Flying Vintage WW2 Planes in Oregon

Boeing-Stearman Model 75. <a href=>Photo Credit</a>
Boeing-Stearman Model 75. Photo Credit

Today’s modern air flights mainly consist sitting in a cramped seat and looking out of a tiny window. But flyers in Central Oregon had the opportunity to fly like the adventure-seekers of yesteryear.

Sunriver Resort hosted the Erickson Aircraft Collection, where the adventurous could fly in authentic WWII warplanes for $150-$250. The difference in cost reflected the length of the flight and the type of plane.

Jim Martinelli is a pilot for Erickson Aircraft. He said that the flights allow people to experience what they’ve only read about or seen in movies and that the general thing is to experience an open cockpit biplane, to experience that thrill and feel of the 1930s, 1920s barnstorming aviation. The wind’s right in your face.

That experience is specific to the PT-17 Stearman, the WWII biplane trainer that puts the riders in the front seat. Nowadays, most people think of these planes as crop dusters, but it was the first plane war pilots trained in, according to Michelle Forster, the assistant manager at Erickson Aircraft.

“These warbirds are tough to fly, and they made them that way so that if you get in any situation you know how to get out of it. That’s why pilots spent so much time on these trainers. As military pilots learned how to fly, they would start with the primary trainer, the Stearman. Once they got comfortable in that and passed a few tests, then they would move on to the Texan,” she added.

Another warbird flying in the Sunriver flight is the T-6 Texan. This is the WWII plane often associated with the war in films and paintings. Both planes are trainers with dual cockpits and steering. Foster said that it’s not unlike the instructor’s brake in a driver’s education car. “The purpose was if you’re learning to fly and you make a mistake, the pilot can correct it,” she said.

T-6 Texan aircraft. Wikipedia / Public Domain
An original, World War II-era T-6A Texan aircraft, right, with the new T-6 Texan II at Randolph AFB, Texas, in 2007. 

The controls don’t get used much these days, but the Erickson maintenance team keeps them in working order, just like the rest of the plane. A full-time maintenance team performs annual check-ups. They manufacture out-of-production parts and keep the planes ready to fly.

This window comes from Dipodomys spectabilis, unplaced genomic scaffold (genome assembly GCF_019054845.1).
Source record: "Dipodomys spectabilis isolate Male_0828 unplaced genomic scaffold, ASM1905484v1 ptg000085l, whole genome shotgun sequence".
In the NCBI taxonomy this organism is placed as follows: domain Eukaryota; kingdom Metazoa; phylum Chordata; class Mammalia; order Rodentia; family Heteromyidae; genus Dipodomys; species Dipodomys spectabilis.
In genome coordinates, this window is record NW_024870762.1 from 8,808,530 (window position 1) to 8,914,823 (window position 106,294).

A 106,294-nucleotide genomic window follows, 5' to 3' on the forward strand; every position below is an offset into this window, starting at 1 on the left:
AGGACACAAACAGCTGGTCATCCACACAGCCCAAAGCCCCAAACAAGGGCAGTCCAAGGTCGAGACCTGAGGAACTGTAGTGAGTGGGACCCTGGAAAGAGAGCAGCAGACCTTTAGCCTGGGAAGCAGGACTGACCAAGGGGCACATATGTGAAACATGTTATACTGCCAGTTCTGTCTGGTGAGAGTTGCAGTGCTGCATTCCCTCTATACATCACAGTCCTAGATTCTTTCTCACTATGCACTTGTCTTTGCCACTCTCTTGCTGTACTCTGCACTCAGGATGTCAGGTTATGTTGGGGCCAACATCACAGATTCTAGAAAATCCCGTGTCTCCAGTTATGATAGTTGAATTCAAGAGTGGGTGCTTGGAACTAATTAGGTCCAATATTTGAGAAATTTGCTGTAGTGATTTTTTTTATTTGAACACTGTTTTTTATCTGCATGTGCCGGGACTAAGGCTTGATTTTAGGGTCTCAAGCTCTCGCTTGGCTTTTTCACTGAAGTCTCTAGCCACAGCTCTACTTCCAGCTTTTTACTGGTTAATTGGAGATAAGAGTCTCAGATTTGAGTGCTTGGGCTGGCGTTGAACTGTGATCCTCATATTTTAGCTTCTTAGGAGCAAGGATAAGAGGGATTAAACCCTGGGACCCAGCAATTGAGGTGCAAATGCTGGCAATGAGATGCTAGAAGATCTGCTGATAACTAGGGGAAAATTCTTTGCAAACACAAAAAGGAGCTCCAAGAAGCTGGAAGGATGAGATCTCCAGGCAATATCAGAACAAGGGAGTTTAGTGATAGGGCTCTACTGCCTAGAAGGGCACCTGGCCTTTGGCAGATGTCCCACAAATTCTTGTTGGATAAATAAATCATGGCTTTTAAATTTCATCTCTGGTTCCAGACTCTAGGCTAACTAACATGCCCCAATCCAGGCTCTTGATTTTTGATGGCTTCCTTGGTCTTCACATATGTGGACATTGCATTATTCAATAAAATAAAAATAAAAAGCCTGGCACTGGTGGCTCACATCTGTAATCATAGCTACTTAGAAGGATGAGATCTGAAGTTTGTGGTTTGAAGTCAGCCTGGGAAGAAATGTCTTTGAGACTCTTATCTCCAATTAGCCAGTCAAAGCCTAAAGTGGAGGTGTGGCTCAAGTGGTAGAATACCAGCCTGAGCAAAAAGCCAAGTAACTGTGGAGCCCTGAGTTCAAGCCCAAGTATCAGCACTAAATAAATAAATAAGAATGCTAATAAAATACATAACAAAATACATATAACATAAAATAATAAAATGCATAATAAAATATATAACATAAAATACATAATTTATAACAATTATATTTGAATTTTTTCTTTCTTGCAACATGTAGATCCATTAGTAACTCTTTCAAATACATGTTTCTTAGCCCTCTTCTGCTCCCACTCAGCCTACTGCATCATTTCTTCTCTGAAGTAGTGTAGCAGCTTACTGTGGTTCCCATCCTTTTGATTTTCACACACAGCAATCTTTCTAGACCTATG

Martinelli said that there’s not much difference between flying modern aircraft and flying these vintage machines, but it’s the same thing as driving a 1935 car versus driving a 2016 car. “Like the Stearman, for example, It’s old, it’s shaky and clunky, it throws oil at you, the wind’s in your hair, it smokes, stuff like that. But it still flies great,” he added.

There are currently 24 planes in the Erickson Aircraft Collection. This includes Korean and Vietnam War-era planes. Only two of the planes can’t fly. They make appearances at air shows around the country.

The collection started by Jack Erickson in 1983. He kept the planes in a hangar in Tillamook for 20 years. Structural issues led to the collection being moved to Madras two years ago.

“It came to a point where the building was leaking and causing corrosion on the planes, and we decided we either need to build something inside the building or find a new location. The drier weather, extra sunshine, and the open airspace at the Madras airport allows us to fly our birds anytime during the daylight,” stated Foster.

“We are, what I like to say, not necessarily a museum of artifacts but a flying collection. We try to keep the history alive by allowing passengers to go up on these planes,” she said.

The museum also allowed visitors to view the planes or “soar with the warbirds.” The flights made a unique facet of the collection. Visit the Erickson Aircraft Collection Website to find out more.

Ian Harvey

Ian Harvey is one of the authors writing for WAR HISTORY ONLINE